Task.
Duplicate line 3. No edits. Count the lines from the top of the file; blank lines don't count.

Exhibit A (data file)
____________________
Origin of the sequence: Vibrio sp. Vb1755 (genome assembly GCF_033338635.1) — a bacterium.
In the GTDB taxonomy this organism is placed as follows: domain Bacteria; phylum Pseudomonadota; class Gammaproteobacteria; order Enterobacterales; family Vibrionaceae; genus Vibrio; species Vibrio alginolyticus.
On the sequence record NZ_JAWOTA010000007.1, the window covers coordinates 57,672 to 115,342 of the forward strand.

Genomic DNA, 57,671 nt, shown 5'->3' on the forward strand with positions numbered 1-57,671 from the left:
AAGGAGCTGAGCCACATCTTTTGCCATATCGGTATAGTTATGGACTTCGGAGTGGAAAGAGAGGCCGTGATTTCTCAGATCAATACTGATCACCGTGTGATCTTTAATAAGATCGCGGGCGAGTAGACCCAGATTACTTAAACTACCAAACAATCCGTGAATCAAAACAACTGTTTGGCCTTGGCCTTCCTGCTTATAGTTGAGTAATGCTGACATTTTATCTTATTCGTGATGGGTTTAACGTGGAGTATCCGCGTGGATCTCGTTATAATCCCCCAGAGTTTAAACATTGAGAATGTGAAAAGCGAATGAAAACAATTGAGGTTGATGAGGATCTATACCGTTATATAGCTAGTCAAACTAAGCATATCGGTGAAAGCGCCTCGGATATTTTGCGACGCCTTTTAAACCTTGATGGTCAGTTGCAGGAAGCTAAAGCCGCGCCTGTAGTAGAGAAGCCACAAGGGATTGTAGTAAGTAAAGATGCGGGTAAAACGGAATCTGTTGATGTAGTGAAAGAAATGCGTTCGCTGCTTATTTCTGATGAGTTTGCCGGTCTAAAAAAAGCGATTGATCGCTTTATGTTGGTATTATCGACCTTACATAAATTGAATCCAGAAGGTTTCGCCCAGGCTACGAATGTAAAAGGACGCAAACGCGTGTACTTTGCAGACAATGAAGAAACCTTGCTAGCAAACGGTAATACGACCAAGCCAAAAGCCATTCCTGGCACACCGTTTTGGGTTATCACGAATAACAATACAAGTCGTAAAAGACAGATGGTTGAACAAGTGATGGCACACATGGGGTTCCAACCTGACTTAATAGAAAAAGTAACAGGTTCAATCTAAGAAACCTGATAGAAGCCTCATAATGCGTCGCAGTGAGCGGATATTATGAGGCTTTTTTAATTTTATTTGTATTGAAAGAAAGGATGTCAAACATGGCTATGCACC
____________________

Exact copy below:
On the sequence record NZ_JAWOTA010000007.1, the window covers coordinates 57,672 to 115,342 of the forward strand.